It is what it is.

“Why does college cost so much?” is a rather odd reflection prompt, as it does not lend itself well to subjective interpretation and analysis. Economics does not—or at least should not—hinge on an individual’s feelings or opinions, but is instead a fact of reality that must be investigated and understood. There seems to be little I can do except regurgitate what was contained in the readings, given that the authors themselves do not significantly inject their own personal values into the analysis. In the absence of such subjective material, discussion should be left to those who have read through the economic data and are sufficiently trained to use it meaningfully. I, as a lowly college freshman, am simply not able to add significant insight on this front.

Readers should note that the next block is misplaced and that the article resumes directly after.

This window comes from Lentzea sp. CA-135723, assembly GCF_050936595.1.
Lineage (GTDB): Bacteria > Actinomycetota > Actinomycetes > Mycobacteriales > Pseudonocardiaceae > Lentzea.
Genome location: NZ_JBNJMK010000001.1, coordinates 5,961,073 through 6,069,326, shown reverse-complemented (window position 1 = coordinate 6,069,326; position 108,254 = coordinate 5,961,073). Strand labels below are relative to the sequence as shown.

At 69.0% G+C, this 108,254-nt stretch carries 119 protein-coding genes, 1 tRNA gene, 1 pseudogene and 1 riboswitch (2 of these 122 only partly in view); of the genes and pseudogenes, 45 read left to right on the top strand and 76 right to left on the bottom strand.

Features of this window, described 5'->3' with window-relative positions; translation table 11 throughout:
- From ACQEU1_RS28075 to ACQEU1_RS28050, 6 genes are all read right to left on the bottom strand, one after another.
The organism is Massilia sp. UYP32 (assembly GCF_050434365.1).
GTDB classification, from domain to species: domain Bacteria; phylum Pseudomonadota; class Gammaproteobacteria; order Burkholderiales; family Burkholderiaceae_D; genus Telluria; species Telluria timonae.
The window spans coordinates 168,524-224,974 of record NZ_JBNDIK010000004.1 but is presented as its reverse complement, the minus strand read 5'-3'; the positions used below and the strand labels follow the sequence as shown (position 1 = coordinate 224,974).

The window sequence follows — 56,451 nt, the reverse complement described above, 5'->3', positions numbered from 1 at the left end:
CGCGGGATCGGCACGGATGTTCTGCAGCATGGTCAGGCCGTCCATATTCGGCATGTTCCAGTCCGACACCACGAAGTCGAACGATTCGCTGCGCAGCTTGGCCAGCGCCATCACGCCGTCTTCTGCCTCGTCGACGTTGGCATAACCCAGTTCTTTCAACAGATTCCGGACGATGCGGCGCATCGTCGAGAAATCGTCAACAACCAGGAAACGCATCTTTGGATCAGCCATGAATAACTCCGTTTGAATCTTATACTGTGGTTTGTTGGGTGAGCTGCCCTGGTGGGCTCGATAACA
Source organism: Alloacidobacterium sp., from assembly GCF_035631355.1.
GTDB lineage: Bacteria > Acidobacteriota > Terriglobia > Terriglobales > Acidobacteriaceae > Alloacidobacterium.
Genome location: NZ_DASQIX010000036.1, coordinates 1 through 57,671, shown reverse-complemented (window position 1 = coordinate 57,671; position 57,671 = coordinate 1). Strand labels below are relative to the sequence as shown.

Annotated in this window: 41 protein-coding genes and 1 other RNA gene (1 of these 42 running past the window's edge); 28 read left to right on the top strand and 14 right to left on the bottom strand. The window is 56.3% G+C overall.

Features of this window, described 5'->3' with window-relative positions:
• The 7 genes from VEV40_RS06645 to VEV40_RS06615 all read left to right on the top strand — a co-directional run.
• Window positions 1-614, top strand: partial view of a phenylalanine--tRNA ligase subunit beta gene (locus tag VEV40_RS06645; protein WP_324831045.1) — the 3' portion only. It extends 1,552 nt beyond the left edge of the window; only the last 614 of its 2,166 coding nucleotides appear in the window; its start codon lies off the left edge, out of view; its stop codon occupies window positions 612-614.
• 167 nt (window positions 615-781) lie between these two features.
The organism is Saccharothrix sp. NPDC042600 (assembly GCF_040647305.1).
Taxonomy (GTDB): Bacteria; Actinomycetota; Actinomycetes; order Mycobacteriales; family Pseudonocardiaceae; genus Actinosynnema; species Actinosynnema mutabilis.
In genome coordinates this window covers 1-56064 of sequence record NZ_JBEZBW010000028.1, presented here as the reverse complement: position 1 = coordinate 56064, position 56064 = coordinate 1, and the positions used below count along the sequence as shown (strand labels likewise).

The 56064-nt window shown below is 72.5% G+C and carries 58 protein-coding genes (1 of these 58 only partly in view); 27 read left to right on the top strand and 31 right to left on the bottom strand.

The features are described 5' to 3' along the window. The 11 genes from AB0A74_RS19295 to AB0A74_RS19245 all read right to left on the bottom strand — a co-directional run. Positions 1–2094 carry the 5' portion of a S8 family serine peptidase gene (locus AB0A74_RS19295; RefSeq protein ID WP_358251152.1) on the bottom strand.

With all of that being said, my reaction to the information in the readings can still be reported. It does appear that the authors employed a novel approach to investigating the rising cost of college, as I have never before seen higher education compared alongside similar industries. The findings of consistent and predictable price fluctuation in personnel-intensive jobs suggests a common mechanism that has not as of yet been sufficiently elucidated. Public discussion of skyrocketing tuition—or at least the talk I am familiar with—often revolves around impropriety on the part of the college itself, with far less attention payed to systemic forces that may be causing this trend. This is understandable, though given the results of the authors’ economic analysis it seems that our obsession with individual schools is preventing us from seeing the forest through the trees. Unless we shift our focus, it seems likely that debates about the cost of higher education are unlikely to be resolved anytime soon. And even if we can come to terms with the root cause, it may be very difficult or perhaps impossible for the government to enact effective policy, as the problem may simply be beyond any sort of centralized solution.

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